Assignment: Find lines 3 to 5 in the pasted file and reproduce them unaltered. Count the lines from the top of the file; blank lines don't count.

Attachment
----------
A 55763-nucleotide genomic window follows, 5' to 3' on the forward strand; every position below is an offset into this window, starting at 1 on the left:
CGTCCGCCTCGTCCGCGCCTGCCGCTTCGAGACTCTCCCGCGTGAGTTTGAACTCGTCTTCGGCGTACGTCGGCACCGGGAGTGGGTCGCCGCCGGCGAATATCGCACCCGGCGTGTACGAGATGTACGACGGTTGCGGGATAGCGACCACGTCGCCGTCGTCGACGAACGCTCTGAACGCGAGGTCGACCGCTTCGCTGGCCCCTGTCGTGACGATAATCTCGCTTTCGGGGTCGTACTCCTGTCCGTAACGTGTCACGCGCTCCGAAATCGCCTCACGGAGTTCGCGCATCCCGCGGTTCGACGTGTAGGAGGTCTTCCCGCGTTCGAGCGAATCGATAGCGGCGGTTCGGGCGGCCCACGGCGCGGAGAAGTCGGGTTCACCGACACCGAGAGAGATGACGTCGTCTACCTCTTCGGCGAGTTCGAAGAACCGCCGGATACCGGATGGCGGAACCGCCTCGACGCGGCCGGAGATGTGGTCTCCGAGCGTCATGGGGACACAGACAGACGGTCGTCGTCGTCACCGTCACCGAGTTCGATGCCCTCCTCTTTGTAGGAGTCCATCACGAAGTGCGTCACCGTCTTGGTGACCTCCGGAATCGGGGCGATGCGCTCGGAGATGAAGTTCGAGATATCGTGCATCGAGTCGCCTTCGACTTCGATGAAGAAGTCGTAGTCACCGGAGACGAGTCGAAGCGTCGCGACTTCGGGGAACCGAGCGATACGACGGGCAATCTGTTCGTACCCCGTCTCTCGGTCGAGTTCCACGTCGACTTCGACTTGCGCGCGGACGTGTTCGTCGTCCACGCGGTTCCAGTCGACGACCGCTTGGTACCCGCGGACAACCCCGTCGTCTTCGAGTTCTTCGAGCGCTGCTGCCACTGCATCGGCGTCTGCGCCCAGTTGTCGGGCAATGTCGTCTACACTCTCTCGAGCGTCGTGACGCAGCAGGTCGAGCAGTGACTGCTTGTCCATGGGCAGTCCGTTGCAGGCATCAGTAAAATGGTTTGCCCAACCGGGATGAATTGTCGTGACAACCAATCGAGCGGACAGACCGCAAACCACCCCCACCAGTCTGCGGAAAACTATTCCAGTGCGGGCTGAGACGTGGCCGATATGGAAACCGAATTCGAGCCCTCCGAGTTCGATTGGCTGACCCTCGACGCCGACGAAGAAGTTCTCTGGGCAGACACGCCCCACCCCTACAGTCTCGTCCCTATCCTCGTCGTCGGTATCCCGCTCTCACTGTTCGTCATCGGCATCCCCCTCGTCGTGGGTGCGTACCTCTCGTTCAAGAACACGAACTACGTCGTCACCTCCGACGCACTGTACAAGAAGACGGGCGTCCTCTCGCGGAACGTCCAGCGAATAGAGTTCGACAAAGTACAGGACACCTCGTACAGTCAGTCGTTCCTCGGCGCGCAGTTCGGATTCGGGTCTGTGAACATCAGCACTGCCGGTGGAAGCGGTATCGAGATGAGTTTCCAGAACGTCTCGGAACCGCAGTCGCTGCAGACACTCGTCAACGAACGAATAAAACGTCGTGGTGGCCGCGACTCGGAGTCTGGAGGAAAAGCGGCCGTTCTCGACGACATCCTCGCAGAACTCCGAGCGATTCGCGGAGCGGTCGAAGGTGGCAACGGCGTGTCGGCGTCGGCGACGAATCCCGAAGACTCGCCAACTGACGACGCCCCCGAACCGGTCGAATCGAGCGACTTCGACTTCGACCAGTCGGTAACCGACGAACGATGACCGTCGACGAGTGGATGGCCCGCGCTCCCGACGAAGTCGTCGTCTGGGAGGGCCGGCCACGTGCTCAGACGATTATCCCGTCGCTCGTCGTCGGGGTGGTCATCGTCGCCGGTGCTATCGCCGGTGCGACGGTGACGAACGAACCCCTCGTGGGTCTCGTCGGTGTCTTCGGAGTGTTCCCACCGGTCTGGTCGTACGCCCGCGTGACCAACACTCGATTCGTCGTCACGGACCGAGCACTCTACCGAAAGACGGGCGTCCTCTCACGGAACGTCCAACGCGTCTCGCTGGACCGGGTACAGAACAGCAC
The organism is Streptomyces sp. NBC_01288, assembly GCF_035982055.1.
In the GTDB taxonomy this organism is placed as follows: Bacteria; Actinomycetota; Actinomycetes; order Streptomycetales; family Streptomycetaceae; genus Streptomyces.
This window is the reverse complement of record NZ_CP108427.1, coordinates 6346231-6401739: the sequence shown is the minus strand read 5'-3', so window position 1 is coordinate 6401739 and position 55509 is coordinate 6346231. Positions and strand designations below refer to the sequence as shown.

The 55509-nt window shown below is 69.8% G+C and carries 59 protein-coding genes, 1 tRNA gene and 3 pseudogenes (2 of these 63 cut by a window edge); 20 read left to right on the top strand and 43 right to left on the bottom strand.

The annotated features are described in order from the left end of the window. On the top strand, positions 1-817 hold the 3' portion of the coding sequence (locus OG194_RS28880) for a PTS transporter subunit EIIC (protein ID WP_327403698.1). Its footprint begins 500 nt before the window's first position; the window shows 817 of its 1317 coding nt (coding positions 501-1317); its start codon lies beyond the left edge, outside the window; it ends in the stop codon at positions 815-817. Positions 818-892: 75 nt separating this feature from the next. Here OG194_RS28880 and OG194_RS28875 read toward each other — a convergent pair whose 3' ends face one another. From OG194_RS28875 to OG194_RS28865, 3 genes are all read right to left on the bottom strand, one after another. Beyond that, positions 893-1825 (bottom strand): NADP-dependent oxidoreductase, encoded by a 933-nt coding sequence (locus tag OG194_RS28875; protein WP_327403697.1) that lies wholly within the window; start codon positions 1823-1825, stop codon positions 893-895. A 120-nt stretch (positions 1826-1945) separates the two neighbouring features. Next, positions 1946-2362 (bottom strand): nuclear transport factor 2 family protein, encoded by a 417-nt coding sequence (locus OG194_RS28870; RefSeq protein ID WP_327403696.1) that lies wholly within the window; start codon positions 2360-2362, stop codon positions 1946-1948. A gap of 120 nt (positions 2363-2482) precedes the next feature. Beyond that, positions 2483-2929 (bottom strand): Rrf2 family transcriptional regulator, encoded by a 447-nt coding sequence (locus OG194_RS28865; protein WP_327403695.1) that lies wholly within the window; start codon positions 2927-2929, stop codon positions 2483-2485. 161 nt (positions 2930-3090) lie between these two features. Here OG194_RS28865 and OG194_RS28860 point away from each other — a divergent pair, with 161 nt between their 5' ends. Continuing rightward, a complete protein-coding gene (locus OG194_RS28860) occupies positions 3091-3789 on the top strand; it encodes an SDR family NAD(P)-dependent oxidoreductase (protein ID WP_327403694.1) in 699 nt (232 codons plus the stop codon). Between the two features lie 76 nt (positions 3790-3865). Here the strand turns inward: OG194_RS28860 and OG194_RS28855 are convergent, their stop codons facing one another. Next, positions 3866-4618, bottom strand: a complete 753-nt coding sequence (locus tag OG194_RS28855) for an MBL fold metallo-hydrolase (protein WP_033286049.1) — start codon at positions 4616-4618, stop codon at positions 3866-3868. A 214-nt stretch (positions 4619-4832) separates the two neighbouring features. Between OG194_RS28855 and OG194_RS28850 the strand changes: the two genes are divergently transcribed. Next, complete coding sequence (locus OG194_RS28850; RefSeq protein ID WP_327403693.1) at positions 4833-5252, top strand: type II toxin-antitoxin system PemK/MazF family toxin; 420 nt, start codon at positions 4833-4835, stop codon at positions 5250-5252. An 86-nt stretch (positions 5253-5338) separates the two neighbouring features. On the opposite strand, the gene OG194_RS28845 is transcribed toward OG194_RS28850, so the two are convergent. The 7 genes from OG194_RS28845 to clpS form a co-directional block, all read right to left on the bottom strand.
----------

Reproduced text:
The organism is Streptomyces sp. NBC_01288, assembly GCF_035982055.1.
In the GTDB taxonomy this organism is placed as follows: Bacteria; Actinomycetota; Actinomycetes; order Streptomycetales; family Streptomycetaceae; genus Streptomyces.
This window is the reverse complement of record NZ_CP108427.1, coordinates 6346231-6401739: the sequence shown is the minus strand read 5'-3', so window position 1 is coordinate 6401739 and position 55509 is coordinate 6346231. Positions and strand designations below refer to the sequence as shown.